Topic

Behind the Scenes

Showing 131 - 140 of 297
Thu, July 21 2016

Curator’s Dilemma: Displaying the Lunar Module

The Museum’s Lunar Module LM-2 represents a dilemma, at least for the current generation of Smithsonian curators and conservators. What stages of its history are most important, and how should it to be presented to the public?

Read More about Curator’s Dilemma: Displaying the Lunar Module
favorite
Wed, July 13 2016

Hand-building Radar Systems

Radar instruments play an important role in our study of Earth’s nearest neighbors, such as the Moon, Venus, and Mars. Radar can provide a range of information regarding the materials that make up the surface of a planet and offer a unique perspective on the underlying structure. To get the most out of our research it is important to have a fundamental understanding of the hardware that makes up a radar instrument. What better way to achieve this than build our own.

Read More about Hand-building Radar Systems
favorite
Fri, July 1 2016

My (Almost) Night at the Museum in 1976

As the National Air and Space Museum gears up for its All Night at the Museum 40th anniversary celebration July 1-2, I can’t help but recall the night in July 1976 that I almost spent at the newly opened Museum — until the police found me and returned me to my parents, that is.

Read More about

My (Almost) Night at the Museum in 1976

favorite
Mon, June 27 2016

Enterprise Studio Model Back on Display

The studio model of the Star Trek starship Enterprise is now on exhibit in the Boeing Milestones of Flight Hall. After taking it off exhibit in 2014, assembling a special advisory committee, examining it using x-ray radiography, searching out long-lost photos, and planning the work in great detail, months of hard work culminated in several weeks of painting, detail work, rewiring, and final assembly. In the end, the whole project was a tremendous collaboration.

Read More about

Enterprise Studio Model Back on Display

favorite
Thu, June 16 2016

Celebrating 40 Years: Highlights from 1976 to 1986

For more than four decades, the Smithsonian’s National Air and Space Museum has celebrated the greatest achievements in aviation and space history.

Read More about Celebrating 40 Years: Highlights from 1976 to 1986
favorite
Thu, June 16 2016

Field Report from the Astronomy in Chile Educator Ambassador Program

I’m snatching moments to write this from Chile, sitting on the floor of the airport, or bouncing up winding mountain roads in a van. I’m here as an Astronomy in Chile Educator Ambassador, with eight other ambassadors.

Read More about Field Report from the Astronomy in Chile Educator Ambassador Program
favorite
Wed, June 15 2016

A Box of Time in the Time and Navigation Exhibition

In our exhibition Time and Navigation visitors can set their watches by a working cesium frequency standard, commonly known as an “atomic clock,” on loan from the National Museum of American History. The exhibit allows visitors to see different methods of measuring time, including mechanical and electrical clocks. A digital display on the atomic clock shows the global reference known as the Coordinated Universal Time or UTC. A separate display connected to the clock shows local time, which visitors can use to set their watches. While the device is not connected to outside time sources, it will keep accurate time within a tiny fraction of a second over the foreseeable future. We jokingly called it our “Box of Time.”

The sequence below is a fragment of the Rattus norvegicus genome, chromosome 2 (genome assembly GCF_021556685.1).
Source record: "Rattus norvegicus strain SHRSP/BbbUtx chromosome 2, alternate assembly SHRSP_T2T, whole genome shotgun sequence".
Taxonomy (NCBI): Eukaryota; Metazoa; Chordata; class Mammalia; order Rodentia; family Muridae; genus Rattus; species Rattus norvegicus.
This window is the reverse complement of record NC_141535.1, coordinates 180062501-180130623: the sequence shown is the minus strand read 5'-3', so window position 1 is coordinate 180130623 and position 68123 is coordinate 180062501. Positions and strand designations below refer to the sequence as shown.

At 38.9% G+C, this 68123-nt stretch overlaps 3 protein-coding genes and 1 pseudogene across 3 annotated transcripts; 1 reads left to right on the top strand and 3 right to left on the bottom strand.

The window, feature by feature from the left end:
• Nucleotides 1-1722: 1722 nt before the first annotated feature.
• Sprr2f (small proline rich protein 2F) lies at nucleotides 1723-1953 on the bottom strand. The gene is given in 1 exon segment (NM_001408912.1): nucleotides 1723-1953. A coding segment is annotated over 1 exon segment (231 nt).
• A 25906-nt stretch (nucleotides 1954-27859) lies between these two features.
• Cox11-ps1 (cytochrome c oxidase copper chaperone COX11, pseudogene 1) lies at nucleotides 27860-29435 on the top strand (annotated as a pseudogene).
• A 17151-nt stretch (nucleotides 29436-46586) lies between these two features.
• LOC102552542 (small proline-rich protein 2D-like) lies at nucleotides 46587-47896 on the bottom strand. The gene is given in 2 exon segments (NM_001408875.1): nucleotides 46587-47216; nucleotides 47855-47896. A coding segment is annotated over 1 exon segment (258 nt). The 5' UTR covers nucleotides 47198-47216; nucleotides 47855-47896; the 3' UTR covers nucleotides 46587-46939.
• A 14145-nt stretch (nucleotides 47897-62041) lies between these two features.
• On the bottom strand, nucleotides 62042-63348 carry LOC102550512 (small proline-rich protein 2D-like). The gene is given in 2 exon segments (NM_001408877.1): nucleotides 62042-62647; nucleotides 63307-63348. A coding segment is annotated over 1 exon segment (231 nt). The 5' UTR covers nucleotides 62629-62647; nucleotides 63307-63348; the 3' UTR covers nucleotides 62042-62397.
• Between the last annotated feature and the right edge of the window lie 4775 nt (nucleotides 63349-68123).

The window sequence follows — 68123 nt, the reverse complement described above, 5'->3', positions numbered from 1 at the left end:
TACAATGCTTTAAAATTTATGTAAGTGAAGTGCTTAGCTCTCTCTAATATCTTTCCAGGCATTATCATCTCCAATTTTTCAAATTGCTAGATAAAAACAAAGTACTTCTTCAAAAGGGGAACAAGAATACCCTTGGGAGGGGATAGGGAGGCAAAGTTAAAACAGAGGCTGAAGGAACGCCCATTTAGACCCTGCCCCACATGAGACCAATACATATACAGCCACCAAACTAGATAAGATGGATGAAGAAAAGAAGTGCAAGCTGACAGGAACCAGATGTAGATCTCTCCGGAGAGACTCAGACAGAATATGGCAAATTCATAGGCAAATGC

Read More about

A Box of Time in the Time and Navigation Exhibition

favorite
Wed, June 15 2016

Take to the Air in the Smithsonian’s Balloon

Visitors to our Innovations in Flight Family Day and Outdoor Aviation Display at the Steven F. Udvar-Hazy Center on June 18, are in for a real treat. In addition to the wide variety of aircraft that will fly in for the event and the other special programs planned, Andrew Richardson, the owner of Adams Balloons LLC of Albuquerque, New Mexico, will be making tethered flights with a new Smithsonian hot air balloon, weather permitting. Realizing that we have a beautiful example of a classic Adams wicker balloon basket on display at the Udvar-Hazy Center, Richardson asked if we would accept a modern hot air balloon envelope sporting the Smithsonian logo and colors into the collection. While the Museum has a world-class collection of balloon baskets and gondolas, we did not, in fact, have an envelope. Anxious to fill that gap, we quickly accepted Richardson’s generous offer.

Read More about Take to the Air in the Smithsonian’s Balloon
favorite
Thu, May 12 2016

Adjusting Our Atomic Clock for the Leap Second

How do you keep time? We use an atomic clock in our exhibition Time and Navigation that is accurate to the tiniest fraction of a second and will remain so for the foreseeable future. Except, of course, when we need to account for a leap second—a second added to the clock to account for Earth’s slowing rotation. Curious how we added that second or how an atomic clock works? Find out in our newest blog post. 

Read More about Adjusting Our Atomic Clock for the Leap Second
favorite
Thu, May 12 2016

A “Box of Time” in the Time and Navigation Exhibition

In our exhibition Time and Navigation visitors can set their watches by a working cesium frequency standard, commonly known as an “atomic clock,” on loan from the National Museum of American History. The exhibit allows visitors to see different methods of measuring time, including mechanical and electrical clocks.

Read More about A “Box of Time” in the Time and Navigation Exhibition
favorite

Pages